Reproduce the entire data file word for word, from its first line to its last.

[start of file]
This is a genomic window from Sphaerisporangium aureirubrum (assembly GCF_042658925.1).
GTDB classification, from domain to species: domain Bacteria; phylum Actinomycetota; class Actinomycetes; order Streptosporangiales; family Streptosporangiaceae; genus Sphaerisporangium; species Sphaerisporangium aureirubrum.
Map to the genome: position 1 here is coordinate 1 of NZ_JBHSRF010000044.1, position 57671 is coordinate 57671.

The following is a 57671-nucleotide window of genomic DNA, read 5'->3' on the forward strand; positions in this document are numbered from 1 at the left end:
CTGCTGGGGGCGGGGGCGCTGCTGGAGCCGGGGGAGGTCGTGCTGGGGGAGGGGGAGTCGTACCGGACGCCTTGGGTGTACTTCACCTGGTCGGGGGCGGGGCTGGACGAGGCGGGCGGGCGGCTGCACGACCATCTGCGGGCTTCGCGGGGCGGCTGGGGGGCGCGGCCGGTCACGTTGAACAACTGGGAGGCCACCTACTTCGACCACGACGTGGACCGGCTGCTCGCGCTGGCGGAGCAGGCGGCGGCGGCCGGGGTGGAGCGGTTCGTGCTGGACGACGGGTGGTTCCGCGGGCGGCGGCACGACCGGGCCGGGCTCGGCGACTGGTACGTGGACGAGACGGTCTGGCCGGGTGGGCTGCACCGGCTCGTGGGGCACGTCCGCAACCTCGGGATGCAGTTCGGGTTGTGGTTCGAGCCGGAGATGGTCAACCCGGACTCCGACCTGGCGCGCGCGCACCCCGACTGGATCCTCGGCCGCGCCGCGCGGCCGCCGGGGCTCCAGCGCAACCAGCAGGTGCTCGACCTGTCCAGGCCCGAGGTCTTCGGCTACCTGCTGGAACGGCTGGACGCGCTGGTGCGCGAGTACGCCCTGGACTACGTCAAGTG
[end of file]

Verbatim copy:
This is a genomic window from Sphaerisporangium aureirubrum (assembly GCF_042658925.1).
GTDB classification, from domain to species: domain Bacteria; phylum Actinomycetota; class Actinomycetes; order Streptosporangiales; family Streptosporangiaceae; genus Sphaerisporangium; species Sphaerisporangium aureirubrum.
Map to the genome: position 1 here is coordinate 1 of NZ_JBHSRF010000044.1, position 57671 is coordinate 57671.

The following is a 57671-nucleotide window of genomic DNA, read 5'->3' on the forward strand; positions in this document are numbered from 1 at the left end:
CTGCTGGGGGCGGGGGCGCTGCTGGAGCCGGGGGAGGTCGTGCTGGGGGAGGGGGAGTCGTACCGGACGCCTTGGGTGTACTTCACCTGGTCGGGGGCGGGGCTGGACGAGGCGGGCGGGCGGCTGCACGACCATCTGCGGGCTTCGCGGGGCGGCTGGGGGGCGCGGCCGGTCACGTTGAACAACTGGGAGGCCACCTACTTCGACCACGACGTGGACCGGCTGCTCGCGCTGGCGGAGCAGGCGGCGGCGGCCGGGGTGGAGCGGTTCGTGCTGGACGACGGGTGGTTCCGCGGGCGGCGGCACGACCGGGCCGGGCTCGGCGACTGGTACGTGGACGAGACGGTCTGGCCGGGTGGGCTGCACCGGCTCGTGGGGCACGTCCGCAACCTCGGGATGCAGTTCGGGTTGTGGTTCGAGCCGGAGATGGTCAACCCGGACTCCGACCTGGCGCGCGCGCACCCCGACTGGATCCTCGGCCGCGCCGCGCGGCCGCCGGGGCTCCAGCGCAACCAGCAGGTGCTCGACCTGTCCAGGCCCGAGGTCTTCGGCTACCTGCTGGAACGGCTGGACGCGCTGGTGCGCGAGTACGCCCTGGACTACGTCAAGTG